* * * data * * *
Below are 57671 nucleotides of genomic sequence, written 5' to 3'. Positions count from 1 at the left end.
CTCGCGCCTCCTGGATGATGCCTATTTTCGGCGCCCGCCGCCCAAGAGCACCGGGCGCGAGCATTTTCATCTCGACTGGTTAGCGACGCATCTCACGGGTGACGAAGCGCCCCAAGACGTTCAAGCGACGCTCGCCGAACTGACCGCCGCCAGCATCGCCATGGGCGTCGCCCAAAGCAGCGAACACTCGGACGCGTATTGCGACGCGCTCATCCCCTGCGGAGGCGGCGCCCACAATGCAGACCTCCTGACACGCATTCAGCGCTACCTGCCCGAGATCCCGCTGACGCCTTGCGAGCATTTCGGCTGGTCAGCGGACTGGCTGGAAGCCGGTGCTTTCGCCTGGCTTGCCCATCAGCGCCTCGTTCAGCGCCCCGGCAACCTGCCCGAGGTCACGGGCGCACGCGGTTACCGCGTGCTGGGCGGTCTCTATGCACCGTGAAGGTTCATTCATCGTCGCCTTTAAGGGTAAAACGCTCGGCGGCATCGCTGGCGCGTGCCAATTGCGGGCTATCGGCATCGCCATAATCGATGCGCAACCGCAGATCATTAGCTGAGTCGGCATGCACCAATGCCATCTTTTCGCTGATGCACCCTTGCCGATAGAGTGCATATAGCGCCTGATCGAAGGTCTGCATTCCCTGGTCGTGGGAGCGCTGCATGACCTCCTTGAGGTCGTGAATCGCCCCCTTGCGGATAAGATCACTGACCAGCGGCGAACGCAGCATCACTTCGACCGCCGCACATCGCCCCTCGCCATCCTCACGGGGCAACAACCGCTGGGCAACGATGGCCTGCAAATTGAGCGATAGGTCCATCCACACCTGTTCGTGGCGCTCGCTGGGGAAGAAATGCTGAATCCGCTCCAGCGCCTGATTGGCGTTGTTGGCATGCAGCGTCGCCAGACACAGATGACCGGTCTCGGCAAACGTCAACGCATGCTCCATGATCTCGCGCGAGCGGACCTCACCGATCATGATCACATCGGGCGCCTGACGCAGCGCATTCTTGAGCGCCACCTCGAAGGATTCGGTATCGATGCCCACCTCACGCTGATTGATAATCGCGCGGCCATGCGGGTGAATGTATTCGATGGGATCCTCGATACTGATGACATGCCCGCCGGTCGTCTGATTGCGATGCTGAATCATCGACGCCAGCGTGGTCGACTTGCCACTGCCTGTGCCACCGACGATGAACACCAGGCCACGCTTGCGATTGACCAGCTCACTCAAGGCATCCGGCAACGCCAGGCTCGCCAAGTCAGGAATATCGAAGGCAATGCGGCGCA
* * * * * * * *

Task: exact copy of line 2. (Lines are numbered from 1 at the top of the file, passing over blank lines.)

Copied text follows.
CTCGCGCCTCCTGGATGATGCCTATTTTCGGCGCCCGCCGCCCAAGAGCACCGGGCGCGAGCATTTTCATCTCGACTGGTTAGCGACGCATCTCACGGGTGACGAAGCGCCCCAAGACGTTCAAGCGACGCTCGCCGAACTGACCGCCGCCAGCATCGCCATGGGCGTCGCCCAAAGCAGCGAACACTCGGACGCGTATTGCGACGCGCTCATCCCCTGCGGAGGCGGCGCCCACAATGCAGACCTCCTGACACGCATTCAGCGCTACCTGCCCGAGATCCCGCTGACGCCTTGCGAGCATTTCGGCTGGTCAGCGGACTGGCTGGAAGCCGGTGCTTTCGCCTGGCTTGCCCATCAGCGCCTCGTTCAGCGCCCCGGCAACCTGCCCGAGGTCACGGGCGCACGCGGTTACCGCGTGCTGGGCGGTCTCTATGCACCGTGAAGGTTCATTCATCGTCGCCTTTAAGGGTAAAACGCTCGGCGGCATCGCTGGCGCGTGCCAATTGCGGGCTATCGGCATCGCCATAATCGATGCGCAACCGCAGATCATTAGCTGAGTCGGCATGCACCAATGCCATCTTTTCGCTGATGCACCCTTGCCGATAGAGTGCATATAGCGCCTGATCGAAGGTCTGCATTCCCTGGTCGTGGGAGCGCTGCATGACCTCCTTGAGGTCGTGAATCGCCCCCTTGCGGATAAGATCACTGACCAGCGGCGAACGCAGCATCACTTCGACCGCCGCACATCGCCCCTCGCCATCCTCACGGGGCAACAACCGCTGGGCAACGATGGCCTGCAAATTGAGCGATAGGTCCATCCACACCTGTTCGTGGCGCTCGCTGGGGAAGAAATGCTGAATCCGCTCCAGCGCCTGATTGGCGTTGTTGGCATGCAGCGTCGCCAGACACAGATGACCGGTCTCGGCAAACGTCAACGCATGCTCCATGATCTCGCGCGAGCGGACCTCACCGATCATGATCACATCGGGCGCCTGACGCAGCGCATTCTTGAGCGCCACCTCGAAGGATTCGGTATCGATGCCCACCTCACGCTGATTGATAATCGCGCGGCCATGCGGGTGAATGTATTCGATGGGATCCTCGATACTGATGACATGCCCGCCGGTCGTCTGATTGCGATGCTGAATCATCGACGCCAGCGTGGTCGACTTGCCACTGCCTGTGCCACCGACGATGAACACCAGGCCACGCTTGCGATTGACCAGCTCACTCAAGGCATCCGGCAACGCCAGGCTCGCCAAGTCAGGAATATCGAAGGCAATGCGGCGCA